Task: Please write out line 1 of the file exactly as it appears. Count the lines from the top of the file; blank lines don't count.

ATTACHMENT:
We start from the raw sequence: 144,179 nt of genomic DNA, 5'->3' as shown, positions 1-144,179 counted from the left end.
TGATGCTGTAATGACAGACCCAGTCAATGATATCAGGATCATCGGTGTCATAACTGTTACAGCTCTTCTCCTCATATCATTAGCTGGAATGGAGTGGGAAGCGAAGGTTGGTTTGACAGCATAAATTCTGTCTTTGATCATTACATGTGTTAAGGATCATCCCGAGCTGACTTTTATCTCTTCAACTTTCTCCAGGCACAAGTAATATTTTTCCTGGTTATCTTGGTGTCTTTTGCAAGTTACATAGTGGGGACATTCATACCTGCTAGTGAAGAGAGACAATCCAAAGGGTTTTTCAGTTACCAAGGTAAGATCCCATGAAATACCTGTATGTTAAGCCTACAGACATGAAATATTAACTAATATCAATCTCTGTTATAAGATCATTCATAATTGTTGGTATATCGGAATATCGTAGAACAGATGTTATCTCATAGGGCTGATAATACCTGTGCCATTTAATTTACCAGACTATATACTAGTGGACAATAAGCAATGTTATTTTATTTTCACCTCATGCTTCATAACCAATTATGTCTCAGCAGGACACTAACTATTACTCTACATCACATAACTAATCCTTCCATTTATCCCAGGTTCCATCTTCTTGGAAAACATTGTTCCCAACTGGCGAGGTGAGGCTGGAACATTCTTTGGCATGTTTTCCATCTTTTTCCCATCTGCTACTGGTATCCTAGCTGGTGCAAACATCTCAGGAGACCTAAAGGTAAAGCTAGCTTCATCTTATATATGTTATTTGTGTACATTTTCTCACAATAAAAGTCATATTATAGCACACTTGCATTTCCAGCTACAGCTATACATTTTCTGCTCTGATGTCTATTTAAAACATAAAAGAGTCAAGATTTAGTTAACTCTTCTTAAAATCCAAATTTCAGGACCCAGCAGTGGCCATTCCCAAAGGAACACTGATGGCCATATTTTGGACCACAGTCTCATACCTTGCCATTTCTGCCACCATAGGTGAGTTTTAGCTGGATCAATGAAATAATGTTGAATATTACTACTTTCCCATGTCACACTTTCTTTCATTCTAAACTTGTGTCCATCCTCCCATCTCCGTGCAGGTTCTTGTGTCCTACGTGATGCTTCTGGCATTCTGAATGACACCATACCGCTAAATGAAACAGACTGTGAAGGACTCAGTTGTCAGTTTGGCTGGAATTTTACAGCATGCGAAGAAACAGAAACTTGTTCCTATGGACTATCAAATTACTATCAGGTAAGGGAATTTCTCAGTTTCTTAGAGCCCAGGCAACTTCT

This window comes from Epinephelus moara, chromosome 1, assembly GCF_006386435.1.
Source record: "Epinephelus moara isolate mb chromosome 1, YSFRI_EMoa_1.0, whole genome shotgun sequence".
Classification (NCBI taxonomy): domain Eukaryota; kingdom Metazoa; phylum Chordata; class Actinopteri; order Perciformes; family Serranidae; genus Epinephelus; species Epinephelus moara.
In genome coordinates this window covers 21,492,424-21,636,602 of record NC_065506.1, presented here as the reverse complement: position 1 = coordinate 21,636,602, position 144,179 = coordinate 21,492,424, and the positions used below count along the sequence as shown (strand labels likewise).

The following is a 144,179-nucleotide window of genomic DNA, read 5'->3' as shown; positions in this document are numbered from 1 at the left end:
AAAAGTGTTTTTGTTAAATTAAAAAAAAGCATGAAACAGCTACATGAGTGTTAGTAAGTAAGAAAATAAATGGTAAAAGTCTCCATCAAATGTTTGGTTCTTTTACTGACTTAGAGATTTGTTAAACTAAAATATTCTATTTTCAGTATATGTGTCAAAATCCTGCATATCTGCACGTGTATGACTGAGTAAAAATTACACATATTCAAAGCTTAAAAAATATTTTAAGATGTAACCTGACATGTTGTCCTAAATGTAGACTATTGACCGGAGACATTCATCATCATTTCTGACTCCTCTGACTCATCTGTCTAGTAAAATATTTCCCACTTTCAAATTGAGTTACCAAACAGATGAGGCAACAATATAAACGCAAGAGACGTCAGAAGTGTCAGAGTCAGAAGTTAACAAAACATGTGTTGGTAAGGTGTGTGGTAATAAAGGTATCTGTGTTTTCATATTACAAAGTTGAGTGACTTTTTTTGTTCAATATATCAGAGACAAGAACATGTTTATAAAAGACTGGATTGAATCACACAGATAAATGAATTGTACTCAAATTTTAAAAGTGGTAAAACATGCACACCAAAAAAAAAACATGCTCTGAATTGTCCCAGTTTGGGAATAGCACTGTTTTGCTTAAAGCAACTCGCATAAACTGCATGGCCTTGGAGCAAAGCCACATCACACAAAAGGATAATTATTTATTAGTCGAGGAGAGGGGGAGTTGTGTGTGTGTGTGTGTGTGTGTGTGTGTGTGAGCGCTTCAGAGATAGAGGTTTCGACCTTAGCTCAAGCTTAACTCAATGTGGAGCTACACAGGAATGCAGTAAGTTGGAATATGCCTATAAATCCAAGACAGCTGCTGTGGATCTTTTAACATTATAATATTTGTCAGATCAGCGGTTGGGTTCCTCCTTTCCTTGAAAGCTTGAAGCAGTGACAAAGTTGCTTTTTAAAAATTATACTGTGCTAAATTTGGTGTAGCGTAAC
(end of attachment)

We start from the raw sequence: 144,179 nt of genomic DNA, 5'->3' as shown, positions 1-144,179 counted from the left end.